Alternate format: Managing and controlling administrative privileges (ITSAP.10.094) (PDF, 959 KB)
A user with administrative privileges has more control (to either modify, customize, or erase data) over a computer system, or network than a regular user. Often, organizations assign these elevated privileges to general user accounts. This practice gives outside threat actors (as well as unintentional and malicious insiders) another way to compromise an organization’s networks. When your organization better manages and controls its administrative privileges, it can reduce its exposure to common cyber threats.
If threat actors gain access to an administrative account they can use the elevated privileges to affect your organization’s operating environment, attack your network, and access sensitive information. Attackers can also learn which detection and recovery activities are in place on your systems, helping them avoid discovery and preventing you from stopping further attacks.
Techniques to access administrative privileges
Cyber threat actors use different techniques to gain entry to networks and systems. Compromises often result from normal user activity, such as opening emails or visiting websites. Threat actors may also take advantage of known vulnerabilities to elevate their privileges, tor use stolen credentials to access administrative accounts.
Some common attack methods leading to administrative account compromise include:
- Malware and phishing: A threat actor gains access to local or domain administrative accounts when a user (who has administrative privileges or is signed in as an administrator) opens a malicious email attachment or visits a malicious website.
- Brute force: A threat actor uses automated tools to randomly guess common password combinations.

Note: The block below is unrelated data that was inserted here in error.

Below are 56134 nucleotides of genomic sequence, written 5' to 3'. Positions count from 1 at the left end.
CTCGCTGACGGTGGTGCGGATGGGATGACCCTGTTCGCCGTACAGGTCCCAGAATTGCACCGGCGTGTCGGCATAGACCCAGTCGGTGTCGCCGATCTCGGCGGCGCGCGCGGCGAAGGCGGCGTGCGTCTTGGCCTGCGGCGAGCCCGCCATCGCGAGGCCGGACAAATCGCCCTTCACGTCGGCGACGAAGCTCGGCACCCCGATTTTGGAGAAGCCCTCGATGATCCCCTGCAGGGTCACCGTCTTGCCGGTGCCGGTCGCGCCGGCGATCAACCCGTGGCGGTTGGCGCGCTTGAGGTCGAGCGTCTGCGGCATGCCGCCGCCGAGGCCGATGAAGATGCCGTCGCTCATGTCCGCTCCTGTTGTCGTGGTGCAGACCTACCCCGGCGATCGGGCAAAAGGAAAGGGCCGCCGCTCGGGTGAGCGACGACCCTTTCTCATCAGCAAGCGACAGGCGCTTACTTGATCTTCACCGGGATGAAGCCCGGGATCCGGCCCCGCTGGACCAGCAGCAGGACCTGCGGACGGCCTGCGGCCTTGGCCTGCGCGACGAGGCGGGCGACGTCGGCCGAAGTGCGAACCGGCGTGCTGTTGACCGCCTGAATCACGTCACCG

- Privilege escalation: A threat actor exploits a vulnerability to gain access to an elevated level of privilege in the information system.
- Pass the hash: A threat actor exposes a user’s hashed authentication credentials (usually a password) on a compromised workstation. These credentials are passed around the network and allow the threat actor to move laterally through a network. When credentials have been hashed they have been changed from readable data into scrambled characters using an algorithm.
Considerations for securing your organization’s administrative accounts
When assigning administrator accounts or privileged access to users, your organization should take the following measures:
- Apply the principle of least privilege (i.e. giving the minimum amount of access required for a user to complete their tasks)
- Create separate non‑administrative accounts for non‑administrative functions like checking email
- Use strong authentication methods
- Use multi‑factor authentication for all administrative accounts
- Use a unique password for each privileged account
- Change default passwords for applications and devices
- Authenticate users before they are granted access to applications or devices
- Ensure that unique, identifiable accounts are attributed to individual users
- Log and monitor actions on privileged accounts
- Provide training on expected behaviours for privileged account users
- Delete and remove special access privileges when users no longer requires them
Threat actors are not only interested in gaining access to administrative accounts; they want to gain access to as many accounts as possible, including regular user accounts.
When your organization manages and controls administrative accounts and privileges, it creates an operating environment that is stable, reliable, and easier to support. Proper access control and account management means that fewer users can make significant changes to the operating environment. In other words, when users only have access to the systems and the information required to perform their job functions, your organization is better protected from not only outside threat actors looking to gain control of privileged accounts and exploit networks, but unintentional and malicious insider threats as well.
The Cyber Centre has additional guidance related to managing and controlling administrative privileges. These publications include: